Prostate cancer symptoms
Early prostate cancer rarely causes symptoms. Even when prostate cancer is advanced at the time of diagnosis, there may be no symptoms. When symptoms do occur, they are often due to non-cancerous conditions, such as benign prostate hyperplasia.
Symptoms of advanced prostate cancer may include:
- unexplained weight loss
- frequent or sudden need to urinate
- blood in the urine or semen
- pain in bones, especially the lower back, hips or pelvis.
These are not always symptoms of prostate cancer, but you should see your doctor if you have any of these symptoms.
Benign prostate hyperplasia (BPH)
A normal prostate gland may grow larger as you age – it is usually not cancer. This growth of the prostate is called benign prostate hyperplasia (BPH).
BPH may press on the urethra and cause symptoms that affect how you urinate. This may include the stream of urine being weak; having to go to the toilet more often, especially at night; having to go urgently; trouble getting started; dribbling of urine after going; and the bladder not feeling empty. These are known as lower urinary tract symptoms (LUTS) and they can also occur in advanced prostate cancer. If you are experiencing LUTS, speak to your doctor.
Download a PDF booklet on this topic.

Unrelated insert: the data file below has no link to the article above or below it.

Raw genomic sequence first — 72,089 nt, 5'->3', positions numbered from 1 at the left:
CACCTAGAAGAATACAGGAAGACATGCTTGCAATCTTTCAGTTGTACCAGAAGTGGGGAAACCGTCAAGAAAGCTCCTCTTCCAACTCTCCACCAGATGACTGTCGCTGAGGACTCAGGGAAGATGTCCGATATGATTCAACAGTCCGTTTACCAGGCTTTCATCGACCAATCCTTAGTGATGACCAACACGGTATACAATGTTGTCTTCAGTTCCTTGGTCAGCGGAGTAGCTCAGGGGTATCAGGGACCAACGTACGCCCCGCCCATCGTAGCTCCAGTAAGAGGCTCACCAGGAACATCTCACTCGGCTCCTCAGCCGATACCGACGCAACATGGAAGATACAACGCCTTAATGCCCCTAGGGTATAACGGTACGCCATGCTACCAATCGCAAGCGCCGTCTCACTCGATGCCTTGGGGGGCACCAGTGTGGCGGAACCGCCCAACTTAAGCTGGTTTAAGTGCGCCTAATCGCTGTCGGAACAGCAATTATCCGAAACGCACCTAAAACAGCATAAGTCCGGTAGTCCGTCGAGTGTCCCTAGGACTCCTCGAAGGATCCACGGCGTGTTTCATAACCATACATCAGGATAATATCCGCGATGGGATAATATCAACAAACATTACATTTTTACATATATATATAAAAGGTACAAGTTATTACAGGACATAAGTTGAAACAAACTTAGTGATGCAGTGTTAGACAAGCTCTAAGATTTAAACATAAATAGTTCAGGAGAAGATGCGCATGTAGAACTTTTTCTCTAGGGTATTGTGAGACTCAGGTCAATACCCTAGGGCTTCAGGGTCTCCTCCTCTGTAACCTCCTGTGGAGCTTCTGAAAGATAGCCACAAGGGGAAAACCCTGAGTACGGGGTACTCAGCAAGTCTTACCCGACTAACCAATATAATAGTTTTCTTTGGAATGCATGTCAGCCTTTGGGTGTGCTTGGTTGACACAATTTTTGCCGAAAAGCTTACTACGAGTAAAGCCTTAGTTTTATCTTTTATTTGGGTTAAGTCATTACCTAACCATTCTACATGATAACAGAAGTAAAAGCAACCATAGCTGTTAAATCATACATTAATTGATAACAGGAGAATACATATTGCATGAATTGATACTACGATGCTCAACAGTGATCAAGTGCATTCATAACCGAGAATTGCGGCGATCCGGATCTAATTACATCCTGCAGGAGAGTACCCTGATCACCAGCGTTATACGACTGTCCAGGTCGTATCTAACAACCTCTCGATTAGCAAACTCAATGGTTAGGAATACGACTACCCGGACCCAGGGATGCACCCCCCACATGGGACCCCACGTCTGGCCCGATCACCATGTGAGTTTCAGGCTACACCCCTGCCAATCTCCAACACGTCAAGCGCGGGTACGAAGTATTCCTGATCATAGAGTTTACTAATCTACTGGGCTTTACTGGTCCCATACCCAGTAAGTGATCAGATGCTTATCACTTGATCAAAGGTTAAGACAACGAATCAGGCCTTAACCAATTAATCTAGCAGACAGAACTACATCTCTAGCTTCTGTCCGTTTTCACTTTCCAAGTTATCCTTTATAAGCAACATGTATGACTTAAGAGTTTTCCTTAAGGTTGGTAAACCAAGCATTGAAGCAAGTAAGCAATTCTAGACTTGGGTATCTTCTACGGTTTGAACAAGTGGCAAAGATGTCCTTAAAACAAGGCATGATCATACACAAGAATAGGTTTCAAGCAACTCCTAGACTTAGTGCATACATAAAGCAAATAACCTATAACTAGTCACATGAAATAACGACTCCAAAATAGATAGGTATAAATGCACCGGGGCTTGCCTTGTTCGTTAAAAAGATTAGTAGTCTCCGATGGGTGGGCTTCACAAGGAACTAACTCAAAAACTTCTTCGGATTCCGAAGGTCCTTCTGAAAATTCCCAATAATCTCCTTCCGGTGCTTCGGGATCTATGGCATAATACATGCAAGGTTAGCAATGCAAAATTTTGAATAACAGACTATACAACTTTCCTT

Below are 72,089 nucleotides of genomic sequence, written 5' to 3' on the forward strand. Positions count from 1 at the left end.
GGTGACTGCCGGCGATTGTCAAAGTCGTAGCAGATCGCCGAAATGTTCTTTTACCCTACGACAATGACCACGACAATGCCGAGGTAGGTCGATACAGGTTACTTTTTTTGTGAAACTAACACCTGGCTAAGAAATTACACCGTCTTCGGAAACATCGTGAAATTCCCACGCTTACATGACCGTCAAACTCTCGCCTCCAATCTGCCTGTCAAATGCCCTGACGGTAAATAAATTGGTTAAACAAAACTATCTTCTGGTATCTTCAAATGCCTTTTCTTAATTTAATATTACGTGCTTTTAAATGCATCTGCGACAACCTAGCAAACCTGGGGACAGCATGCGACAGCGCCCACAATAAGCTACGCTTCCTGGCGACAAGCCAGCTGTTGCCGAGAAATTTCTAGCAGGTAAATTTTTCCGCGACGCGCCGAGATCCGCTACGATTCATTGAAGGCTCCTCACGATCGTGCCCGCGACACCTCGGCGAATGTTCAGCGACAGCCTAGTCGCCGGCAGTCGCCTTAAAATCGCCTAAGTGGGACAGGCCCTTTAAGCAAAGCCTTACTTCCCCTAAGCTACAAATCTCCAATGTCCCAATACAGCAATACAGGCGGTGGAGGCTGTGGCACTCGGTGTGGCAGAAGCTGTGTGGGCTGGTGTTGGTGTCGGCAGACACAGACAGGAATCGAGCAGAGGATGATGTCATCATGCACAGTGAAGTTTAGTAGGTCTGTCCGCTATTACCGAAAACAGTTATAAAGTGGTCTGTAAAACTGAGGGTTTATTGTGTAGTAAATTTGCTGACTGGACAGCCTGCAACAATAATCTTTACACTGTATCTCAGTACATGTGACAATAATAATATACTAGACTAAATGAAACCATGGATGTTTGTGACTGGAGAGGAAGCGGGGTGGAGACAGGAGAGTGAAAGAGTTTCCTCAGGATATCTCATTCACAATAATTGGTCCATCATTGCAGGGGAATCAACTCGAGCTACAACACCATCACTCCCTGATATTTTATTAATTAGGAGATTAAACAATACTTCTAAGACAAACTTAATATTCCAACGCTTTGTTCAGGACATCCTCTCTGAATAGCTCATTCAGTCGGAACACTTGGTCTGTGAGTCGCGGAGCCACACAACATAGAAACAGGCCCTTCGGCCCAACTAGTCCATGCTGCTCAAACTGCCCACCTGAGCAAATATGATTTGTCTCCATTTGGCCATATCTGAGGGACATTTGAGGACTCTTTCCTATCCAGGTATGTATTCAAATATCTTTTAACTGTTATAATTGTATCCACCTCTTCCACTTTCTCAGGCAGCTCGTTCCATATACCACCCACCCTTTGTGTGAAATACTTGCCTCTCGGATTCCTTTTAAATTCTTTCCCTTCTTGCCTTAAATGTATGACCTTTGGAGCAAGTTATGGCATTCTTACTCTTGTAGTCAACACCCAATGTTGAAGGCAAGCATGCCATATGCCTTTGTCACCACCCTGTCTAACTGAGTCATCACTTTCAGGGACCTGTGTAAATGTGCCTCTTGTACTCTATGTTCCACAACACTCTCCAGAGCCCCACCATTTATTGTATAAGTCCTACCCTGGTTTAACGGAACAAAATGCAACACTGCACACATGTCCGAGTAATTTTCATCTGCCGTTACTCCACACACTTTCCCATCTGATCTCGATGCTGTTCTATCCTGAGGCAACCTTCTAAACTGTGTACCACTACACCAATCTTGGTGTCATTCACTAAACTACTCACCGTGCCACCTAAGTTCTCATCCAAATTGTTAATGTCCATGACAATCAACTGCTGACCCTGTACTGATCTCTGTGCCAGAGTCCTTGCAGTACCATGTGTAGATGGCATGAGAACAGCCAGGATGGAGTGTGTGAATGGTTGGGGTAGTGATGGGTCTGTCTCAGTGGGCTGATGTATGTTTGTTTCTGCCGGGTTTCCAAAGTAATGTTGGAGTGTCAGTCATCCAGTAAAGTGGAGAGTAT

Dr Amy Hayden, Radiation Oncologist, Westmead and Blacktown Hospitals, and Chair, Faculty of Radiation Genito-Urinary Group (FROGG), The Royal Australian and New Zealand College of Radiologists, NSW; Prof Shomik Sengupta, Professor of Surgery and Deputy Head, Eastern Health Clinical School, Monash University, and Visiting Urologist and Uro-Oncology Lead, Urology Department, Eastern Health, VIC; A/Prof Arun Azad, Medical Oncologist, Urological and Prostate Cancers, Peter MacCallum Cancer Centre, VIC; Ken Bezant, Consumer; Dr Marcus Dreosti, Radiation Oncologist, GenesisCare, and Clinical Strategy Lead, Oncology Australia, SA; A/Prof Nat Lenzo, Nuclear Physician, Specialist in Internal Medicine, Group Clinical Director, GenesisCare Theranostics and The University of Western Australia, WA; Jessica Medd, Senior Clinical Psychologist, Department of Urology, Concord Repatriation General Hospital, and HeadwayHealth Clinical and Consulting Psychology Services, NSW; Caitriona Nienaber, 13 11 20 Consultant, Cancer Council Western Australia; Graham Rees, Consumer; Kerry Santoro, Prostate Cancer Specialist Nurse, Southern Adelaide Local Health Network, SA; A/Prof David Smith, Senior Research Fellow, Cancer Research Division, Cancer Council NSW; Matthew Starr, Consumer. We also thank the health professionals, consumers and editorial teams who have worked on previous editions of this title. This booklet is funded through the generosity of the people of Australia.
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